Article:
Many residents have been standing their ground, refusing to evacuate and saying they will defend their property. Fire officials want them out of the way because of the scale of the response and the need to use heavy equipment and fire hoses. They point out that embers can fly a mile from the front edge of a fire and trap people amid the flames. And these fires are hard to outrun because they have been whipped by heavy winds.
“The Santa Ana wind conditions are no different than the tornadoes or the massive flood conditions we see in the East,” said Nick Schuler, a Cal Fire deputy chief, as he looked at the billowing cloud of smoke over Malibu. “You can’t outrun a tornado.”
Despite those warnings, people have drifted home to mandatory evacuation zones, some fearing looters, though only a couple of arrests have been made, officials said.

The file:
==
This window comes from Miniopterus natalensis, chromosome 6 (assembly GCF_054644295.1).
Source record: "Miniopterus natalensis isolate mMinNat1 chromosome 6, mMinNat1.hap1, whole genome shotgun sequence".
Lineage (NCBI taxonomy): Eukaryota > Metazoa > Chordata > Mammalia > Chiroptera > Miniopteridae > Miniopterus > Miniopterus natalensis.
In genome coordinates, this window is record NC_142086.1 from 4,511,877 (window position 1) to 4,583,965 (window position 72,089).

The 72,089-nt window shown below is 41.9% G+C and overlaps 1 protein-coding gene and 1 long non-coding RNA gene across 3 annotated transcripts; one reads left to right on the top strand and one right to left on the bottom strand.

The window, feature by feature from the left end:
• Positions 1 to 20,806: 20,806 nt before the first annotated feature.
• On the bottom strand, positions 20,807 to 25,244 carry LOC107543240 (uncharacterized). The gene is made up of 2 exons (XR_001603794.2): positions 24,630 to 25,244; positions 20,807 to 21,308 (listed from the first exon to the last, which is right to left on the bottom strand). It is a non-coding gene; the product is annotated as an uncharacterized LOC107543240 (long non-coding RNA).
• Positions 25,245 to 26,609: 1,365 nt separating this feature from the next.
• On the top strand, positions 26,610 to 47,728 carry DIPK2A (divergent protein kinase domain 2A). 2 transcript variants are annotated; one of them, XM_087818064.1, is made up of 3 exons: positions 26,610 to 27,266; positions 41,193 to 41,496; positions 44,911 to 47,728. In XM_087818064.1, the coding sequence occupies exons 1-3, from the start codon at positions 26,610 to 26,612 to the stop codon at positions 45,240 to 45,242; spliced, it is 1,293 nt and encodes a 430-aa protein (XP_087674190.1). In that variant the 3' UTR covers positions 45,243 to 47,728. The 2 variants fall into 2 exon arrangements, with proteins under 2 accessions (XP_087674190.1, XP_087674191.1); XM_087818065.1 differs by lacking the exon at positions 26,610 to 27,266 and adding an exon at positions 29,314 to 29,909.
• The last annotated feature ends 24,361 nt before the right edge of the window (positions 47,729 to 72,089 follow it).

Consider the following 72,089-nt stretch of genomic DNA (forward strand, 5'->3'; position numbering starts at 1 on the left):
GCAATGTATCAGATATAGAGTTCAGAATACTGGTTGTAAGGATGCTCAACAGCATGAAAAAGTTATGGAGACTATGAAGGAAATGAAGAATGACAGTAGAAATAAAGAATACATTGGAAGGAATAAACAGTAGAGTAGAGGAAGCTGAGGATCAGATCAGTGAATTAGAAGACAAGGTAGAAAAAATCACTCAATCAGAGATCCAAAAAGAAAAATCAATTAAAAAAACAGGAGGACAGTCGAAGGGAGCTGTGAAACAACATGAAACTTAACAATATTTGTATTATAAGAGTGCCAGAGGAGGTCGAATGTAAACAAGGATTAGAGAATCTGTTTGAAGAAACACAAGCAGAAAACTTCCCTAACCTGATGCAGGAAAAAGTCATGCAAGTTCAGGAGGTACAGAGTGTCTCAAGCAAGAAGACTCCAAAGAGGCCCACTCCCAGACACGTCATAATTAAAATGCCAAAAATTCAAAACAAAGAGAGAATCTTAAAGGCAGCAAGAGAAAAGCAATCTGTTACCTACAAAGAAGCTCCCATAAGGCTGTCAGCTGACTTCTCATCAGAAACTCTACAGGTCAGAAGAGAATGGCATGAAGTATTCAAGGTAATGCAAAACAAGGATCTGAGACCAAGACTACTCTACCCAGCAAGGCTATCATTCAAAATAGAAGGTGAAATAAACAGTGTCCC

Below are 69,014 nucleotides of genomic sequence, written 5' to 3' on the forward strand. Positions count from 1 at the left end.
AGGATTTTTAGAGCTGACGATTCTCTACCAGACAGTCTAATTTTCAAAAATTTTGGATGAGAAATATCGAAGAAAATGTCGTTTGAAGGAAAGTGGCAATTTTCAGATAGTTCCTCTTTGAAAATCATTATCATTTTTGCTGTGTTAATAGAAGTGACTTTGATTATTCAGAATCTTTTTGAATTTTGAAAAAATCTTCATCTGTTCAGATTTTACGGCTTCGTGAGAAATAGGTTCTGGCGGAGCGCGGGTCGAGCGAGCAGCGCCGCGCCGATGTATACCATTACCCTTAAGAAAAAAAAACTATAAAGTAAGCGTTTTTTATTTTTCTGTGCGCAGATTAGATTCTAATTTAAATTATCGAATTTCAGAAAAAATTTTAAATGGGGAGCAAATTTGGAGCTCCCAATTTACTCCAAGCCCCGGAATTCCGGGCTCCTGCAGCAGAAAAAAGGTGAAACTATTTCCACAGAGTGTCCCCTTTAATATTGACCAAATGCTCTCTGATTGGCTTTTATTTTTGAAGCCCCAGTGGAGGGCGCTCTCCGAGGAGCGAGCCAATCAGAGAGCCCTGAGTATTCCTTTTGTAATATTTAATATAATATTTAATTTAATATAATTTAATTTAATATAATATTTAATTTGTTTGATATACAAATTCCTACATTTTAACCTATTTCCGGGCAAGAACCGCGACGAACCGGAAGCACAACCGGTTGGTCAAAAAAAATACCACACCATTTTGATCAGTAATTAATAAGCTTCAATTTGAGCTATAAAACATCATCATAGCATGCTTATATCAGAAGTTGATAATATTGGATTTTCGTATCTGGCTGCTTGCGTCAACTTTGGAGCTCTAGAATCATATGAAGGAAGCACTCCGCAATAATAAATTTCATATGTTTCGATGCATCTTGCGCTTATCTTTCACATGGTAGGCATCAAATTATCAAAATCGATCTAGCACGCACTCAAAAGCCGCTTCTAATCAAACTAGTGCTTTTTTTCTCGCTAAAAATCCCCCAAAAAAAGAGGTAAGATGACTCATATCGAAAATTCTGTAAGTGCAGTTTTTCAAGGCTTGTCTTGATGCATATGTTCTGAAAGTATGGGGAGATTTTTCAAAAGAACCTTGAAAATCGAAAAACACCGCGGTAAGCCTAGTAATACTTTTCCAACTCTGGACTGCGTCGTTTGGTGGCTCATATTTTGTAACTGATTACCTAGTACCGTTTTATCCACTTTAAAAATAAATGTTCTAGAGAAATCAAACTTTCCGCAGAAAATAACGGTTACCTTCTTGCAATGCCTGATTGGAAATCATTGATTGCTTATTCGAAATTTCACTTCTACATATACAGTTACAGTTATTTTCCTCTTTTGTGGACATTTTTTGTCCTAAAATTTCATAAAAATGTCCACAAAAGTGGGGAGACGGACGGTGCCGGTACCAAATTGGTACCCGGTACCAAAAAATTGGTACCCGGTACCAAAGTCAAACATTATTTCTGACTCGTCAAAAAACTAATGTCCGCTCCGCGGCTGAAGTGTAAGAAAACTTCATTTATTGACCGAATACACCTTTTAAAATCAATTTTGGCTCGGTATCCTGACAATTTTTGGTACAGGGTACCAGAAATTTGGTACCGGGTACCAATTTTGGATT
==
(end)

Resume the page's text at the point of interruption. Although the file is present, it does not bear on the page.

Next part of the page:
“I’ve been evacuated twice. So I totally understand the heartache and the stress,” said Chief John Benedict of the Los Angeles County Sheriff’s Department. “Please, please be patient with us.”
The twin disasters in Northern and Southern California have provided a reminder that climate change is altering the basic equations of fire suppression. When Ventura County Fire Chief Mark Lorenzen stopped in the morning to visit one of his firefighters at home, he noticed a plant burning in the yard. It was an ice plant. It’s a succulent that’s supposed to be fire-resistant.
“Ice plant is not supposed to burn,” Lorenzen said at a news conference. “We’re entering a new normal. Things are not the way they were 10 years ago. . . . The rate of spread is exponentially more than it used to be.”
And local officials are looking toward the next potential consequence of the wildfires as winter rains loom — the shadow disaster of mudslides.
“We’re going to find ourselves really quickly after this in mudslide territory,” warned Henry Stern, a state senator who represents Malibu and Thousand Oaks. “The fire ripped right through the root stock. There’s nothing left to hold those hillsides together.”
Wootson reported from Washington. Mason Trinca in Paradise, Calif., contributed to this report.